8 Innovative Ways To Repurpose Your Old Knife Block

Having knives on hand is obviously important in just about any kitchen, but it's equally important to find a way to store them where they're both safe and accessible. One of the most common ways to do this is through investing in a knife block. Many knife sets already come with these storage blocks included, but they're not your only option. If you're trying to find a way to make the most of a small kitchen, a bulky knife block can take up valuable counter space. Additionally, knife blocks on the counter can present a hazard if you have children that can reach, so it's often best to stow them away somewhere that's a bit more difficult to access.

If you find yourself reevaluating your knife storage, however, don't be so quick to toss your old block into the garbage. Few homeowners regularly upcycle items in their home, despite the fact that this can help reduce waste, give you a chance to get creative, and even help you save money. A knife block might seem like a single-use purchase, but with a change in perspective, you can use it as a base for a wide variety of projects. Knife blocks are typically made of high-quality wood, so they're surprisingly durable and present plenty of upcycling opportunities if you have the correct tools on hand.

1. Cookbook stand

Cooking is an often messy process, so having a place to prop up your cookbook so it's out of the way while still visible can be a major help. To make your cookbook stand, take an old knife block, and attach a cutting board to the angled side. Add a piece of trim or a small scrap of wood along the bottom to help support the book, and you're good to go. After everything is assembled, you can also give the entire thing a fresh coat of paint and add on some decorations if you want a piece that vibes better with your kitchen.

2. Trailer chock

When you're storing a trailer or RV, especially if you're working with an angled surface, adding a chock under the wheels can help prevent them from rolling around and moving unnecessarily. This piece is incredibly simple — typically just a triangle of heavy-duty material — so in a lot of cases, you can easily make your own with what you have in the house. Despite being designed for an entirely different purpose, a knife block is the perfect triangular shape for the job, and can handle a fair amount of wear and tear even when exposed to the elements. 

3. Crayon holder

Crayons can be easily transported and organized in the original box they came in, but after a few trips riding around in bag, it's not uncommon for them to rip or refuse to stay closed. For a more permanent solution, consider making a knife block crayon organizer. Take your existing knife block and drill crayon-sized holes along the top surface to give each and every crayon its own place, making sure to not go very deep. This way, you'll know exactly what colors you have and you can rest assured that they won't get lost or broken.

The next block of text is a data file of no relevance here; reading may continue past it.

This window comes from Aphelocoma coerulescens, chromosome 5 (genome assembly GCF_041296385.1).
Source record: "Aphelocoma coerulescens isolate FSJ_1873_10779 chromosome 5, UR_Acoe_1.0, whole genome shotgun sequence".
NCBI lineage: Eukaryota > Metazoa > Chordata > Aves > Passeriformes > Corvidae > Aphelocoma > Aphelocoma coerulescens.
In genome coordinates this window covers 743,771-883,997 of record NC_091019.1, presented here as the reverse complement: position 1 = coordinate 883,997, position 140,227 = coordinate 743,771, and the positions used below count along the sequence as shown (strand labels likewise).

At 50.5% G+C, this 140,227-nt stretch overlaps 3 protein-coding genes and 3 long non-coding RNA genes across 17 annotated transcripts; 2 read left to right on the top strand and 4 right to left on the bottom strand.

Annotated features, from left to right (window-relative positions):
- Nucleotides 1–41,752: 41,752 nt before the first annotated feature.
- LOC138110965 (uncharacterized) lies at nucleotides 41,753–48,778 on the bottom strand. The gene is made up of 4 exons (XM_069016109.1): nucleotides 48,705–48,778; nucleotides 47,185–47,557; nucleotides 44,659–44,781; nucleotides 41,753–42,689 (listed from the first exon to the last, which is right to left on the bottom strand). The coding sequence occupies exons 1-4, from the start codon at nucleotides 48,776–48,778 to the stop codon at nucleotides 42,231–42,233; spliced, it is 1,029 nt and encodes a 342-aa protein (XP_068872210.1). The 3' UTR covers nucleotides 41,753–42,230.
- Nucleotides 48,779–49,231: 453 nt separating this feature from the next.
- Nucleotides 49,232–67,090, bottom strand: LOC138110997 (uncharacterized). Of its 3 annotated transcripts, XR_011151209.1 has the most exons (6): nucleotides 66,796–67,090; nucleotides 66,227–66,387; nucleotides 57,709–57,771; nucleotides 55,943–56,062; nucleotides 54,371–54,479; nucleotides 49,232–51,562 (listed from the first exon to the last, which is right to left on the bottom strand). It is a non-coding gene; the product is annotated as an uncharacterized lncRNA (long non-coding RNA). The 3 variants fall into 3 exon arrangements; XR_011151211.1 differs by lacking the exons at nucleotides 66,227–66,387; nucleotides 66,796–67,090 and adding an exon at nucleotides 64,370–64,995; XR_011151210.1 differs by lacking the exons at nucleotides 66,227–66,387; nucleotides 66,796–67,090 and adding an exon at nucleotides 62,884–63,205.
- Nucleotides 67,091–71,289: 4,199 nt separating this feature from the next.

4. Paint tool holder

You may not be using your block for kitchen knives anymore, but there are plenty of other crafting tools that can fit into the existing slots. Some of the most popular, of course, are palette knives that are used to mix paint and add texture to your canvas. These tools are flat and have handles just like your kitchen knives, so they slip perfectly into place without you having to do any extra drilling or sawing. You can keep this block by your easel or on a utility cart with the rest of your paints so you have easy access to your tools.

5. Thread organizer

Storing rolls of thread can get messy, especially when you're dealing with tiny bobbins for machine sewing, but a kitchen knife block can provide an organizational solution with a bit of modification. You'll need wood filler, wood glue, dowels, and a drill. Begin by filling the existing holes in your knife block with wood filler to create a smooth surface, then re-drill holes with a slightly wider diameter than your dowels. Place the dowels in the holes and secure with wood glue. Once everything is dry, you'll be able to use the dowels to hold your spools and bobbins in one convenient and easy-to-access place.

6. Tablet stand

Tablets, from e-readers to learning pads, are becoming popular with just about every group of people out there because of their portability and large screens. If you're missing the hands-free experience of a laptop, however, consider making a stand so you can watch shows or read books without having to constantly hold your device. Take an old knife block and add an edge on the angled side made of scrap wood or trim. The angle will ensure you can still see the screen, and the ledge will provide more security so you don't have to worry about your tablet slipping off and potentially getting damaged.

7. Faux flower display

Decorating the home with flowers is one of the easiest ways to freshen up a space and bring in some springtime cheer, and it becomes even easier when you invest in faux stems rather than having to swap out the real deal after they wilt. If you're looking for something more unique to display them in rather than a vase, however, consider using an old knife block. The pre-cut slits in the wood are the perfect size to slip in some thin wire stems, and the slight angle can help to make each flower you pick for your bouquet more visible.

8. Desktop organizer

If you like the idea of creating your own crayon storage but want to take it up a notch, consider making your own desktop organizer out of a knife block. Fill the existing holes in with wood filler, then drill new holes to store whatever office or crafting supplies you most frequently reach for, like scissors, pens, and paintbrushes. From there, add on a couple cups on either side to really boost the amount of organizational room you have available. This idea is great for kids' crafting stations, but it can also do a fantastic job as an addition to your home office.